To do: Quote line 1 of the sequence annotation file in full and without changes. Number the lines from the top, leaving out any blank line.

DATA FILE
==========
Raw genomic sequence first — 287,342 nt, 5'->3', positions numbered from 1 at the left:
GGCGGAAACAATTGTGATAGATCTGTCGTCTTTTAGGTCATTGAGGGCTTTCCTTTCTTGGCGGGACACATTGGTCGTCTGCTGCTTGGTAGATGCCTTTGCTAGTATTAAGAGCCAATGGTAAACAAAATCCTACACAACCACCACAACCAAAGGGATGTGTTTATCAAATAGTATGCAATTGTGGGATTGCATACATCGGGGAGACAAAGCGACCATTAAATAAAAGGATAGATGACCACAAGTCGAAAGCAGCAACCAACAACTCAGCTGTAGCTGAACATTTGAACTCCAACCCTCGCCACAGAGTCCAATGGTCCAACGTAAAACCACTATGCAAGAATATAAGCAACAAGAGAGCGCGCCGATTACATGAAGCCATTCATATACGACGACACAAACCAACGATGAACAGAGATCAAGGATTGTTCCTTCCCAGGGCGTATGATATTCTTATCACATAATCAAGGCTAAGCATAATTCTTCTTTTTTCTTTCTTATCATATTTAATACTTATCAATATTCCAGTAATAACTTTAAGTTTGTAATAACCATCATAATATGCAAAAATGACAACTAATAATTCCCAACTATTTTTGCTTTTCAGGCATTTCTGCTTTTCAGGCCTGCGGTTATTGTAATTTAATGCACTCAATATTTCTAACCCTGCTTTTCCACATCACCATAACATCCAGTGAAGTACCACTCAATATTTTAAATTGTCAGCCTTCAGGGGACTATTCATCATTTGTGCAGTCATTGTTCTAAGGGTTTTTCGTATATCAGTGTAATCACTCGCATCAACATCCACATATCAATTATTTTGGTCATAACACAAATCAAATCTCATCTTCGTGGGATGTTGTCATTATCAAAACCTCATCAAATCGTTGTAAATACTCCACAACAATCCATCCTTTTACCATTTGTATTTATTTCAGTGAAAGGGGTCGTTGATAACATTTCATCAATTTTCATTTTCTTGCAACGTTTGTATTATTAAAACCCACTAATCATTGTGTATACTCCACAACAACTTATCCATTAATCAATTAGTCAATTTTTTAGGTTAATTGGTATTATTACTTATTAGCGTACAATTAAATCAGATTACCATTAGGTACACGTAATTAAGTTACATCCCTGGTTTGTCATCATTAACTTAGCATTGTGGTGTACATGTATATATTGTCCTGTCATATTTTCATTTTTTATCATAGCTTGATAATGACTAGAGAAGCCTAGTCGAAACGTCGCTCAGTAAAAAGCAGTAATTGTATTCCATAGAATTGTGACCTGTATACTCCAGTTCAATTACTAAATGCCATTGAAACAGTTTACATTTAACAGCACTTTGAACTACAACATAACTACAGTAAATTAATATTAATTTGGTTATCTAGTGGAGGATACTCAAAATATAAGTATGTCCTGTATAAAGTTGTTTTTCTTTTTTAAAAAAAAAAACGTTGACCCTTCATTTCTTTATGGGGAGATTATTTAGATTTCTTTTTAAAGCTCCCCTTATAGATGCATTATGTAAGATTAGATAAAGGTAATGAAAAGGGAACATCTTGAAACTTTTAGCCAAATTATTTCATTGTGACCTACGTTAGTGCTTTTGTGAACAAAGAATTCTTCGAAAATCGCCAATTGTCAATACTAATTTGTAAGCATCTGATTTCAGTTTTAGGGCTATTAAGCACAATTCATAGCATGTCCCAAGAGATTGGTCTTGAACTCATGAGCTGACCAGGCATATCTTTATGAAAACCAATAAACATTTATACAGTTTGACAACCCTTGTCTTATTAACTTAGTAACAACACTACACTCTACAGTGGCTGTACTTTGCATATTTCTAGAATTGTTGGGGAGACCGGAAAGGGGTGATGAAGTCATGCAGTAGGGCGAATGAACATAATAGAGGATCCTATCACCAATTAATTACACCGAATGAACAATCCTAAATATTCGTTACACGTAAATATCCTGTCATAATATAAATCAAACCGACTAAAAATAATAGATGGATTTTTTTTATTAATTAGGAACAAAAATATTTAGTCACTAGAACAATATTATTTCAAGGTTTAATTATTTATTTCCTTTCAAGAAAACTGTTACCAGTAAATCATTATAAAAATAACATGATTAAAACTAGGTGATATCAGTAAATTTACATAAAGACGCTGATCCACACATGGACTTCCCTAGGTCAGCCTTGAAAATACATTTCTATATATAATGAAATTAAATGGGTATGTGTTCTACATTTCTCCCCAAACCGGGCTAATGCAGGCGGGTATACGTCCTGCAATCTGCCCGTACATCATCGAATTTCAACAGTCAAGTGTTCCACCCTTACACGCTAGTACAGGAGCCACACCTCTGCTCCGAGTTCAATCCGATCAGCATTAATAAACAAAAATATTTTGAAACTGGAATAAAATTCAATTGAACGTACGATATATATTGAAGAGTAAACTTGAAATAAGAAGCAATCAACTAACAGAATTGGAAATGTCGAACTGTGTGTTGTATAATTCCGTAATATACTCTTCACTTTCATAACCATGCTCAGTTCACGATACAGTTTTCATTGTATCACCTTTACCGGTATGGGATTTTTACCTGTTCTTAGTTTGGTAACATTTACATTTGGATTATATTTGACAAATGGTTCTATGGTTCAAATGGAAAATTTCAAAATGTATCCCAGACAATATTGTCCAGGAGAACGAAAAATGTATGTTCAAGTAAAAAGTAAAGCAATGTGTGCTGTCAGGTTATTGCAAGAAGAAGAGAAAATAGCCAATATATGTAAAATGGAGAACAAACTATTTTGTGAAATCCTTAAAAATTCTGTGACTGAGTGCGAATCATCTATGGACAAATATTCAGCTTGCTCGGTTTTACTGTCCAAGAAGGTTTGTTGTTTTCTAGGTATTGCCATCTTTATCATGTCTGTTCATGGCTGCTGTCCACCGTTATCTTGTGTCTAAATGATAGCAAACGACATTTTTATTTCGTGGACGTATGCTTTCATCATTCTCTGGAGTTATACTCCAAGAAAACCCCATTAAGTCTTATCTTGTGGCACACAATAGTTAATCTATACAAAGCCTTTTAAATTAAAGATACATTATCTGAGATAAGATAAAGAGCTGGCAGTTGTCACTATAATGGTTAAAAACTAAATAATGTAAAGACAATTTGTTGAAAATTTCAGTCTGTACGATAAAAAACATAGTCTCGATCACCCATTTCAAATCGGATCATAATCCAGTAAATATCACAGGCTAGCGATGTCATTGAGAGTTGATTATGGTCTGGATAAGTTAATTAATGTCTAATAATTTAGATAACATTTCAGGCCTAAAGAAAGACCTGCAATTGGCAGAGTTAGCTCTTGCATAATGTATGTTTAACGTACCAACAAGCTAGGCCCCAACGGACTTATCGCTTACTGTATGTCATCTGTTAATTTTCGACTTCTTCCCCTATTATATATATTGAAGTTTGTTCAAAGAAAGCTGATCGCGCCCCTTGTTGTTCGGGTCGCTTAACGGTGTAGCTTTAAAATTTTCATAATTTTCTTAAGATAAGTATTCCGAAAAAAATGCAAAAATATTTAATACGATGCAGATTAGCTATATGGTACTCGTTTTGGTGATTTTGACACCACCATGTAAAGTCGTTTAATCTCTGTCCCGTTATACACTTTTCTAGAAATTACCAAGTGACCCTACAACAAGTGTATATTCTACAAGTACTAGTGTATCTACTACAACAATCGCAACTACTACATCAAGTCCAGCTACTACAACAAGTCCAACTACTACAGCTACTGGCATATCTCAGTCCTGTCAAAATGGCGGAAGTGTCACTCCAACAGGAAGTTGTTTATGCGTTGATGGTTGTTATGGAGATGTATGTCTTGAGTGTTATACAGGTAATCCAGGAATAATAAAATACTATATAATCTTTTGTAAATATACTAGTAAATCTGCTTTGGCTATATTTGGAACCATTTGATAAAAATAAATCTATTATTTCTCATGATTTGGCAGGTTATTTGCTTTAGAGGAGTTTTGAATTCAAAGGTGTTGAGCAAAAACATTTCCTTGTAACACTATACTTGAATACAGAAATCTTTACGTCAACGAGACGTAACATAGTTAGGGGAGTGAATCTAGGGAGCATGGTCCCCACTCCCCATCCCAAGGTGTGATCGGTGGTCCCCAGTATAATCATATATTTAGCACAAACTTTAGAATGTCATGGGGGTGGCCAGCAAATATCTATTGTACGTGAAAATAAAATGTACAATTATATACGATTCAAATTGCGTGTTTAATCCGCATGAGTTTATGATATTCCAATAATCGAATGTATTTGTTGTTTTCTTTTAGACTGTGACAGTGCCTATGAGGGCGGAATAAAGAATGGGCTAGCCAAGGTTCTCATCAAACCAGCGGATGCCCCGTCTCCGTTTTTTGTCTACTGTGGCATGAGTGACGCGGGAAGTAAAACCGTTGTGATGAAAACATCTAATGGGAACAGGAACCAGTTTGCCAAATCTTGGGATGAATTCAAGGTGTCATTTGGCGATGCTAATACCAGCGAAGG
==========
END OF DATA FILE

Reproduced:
Raw genomic sequence first — 287,342 nt, 5'->3', positions numbered from 1 at the left: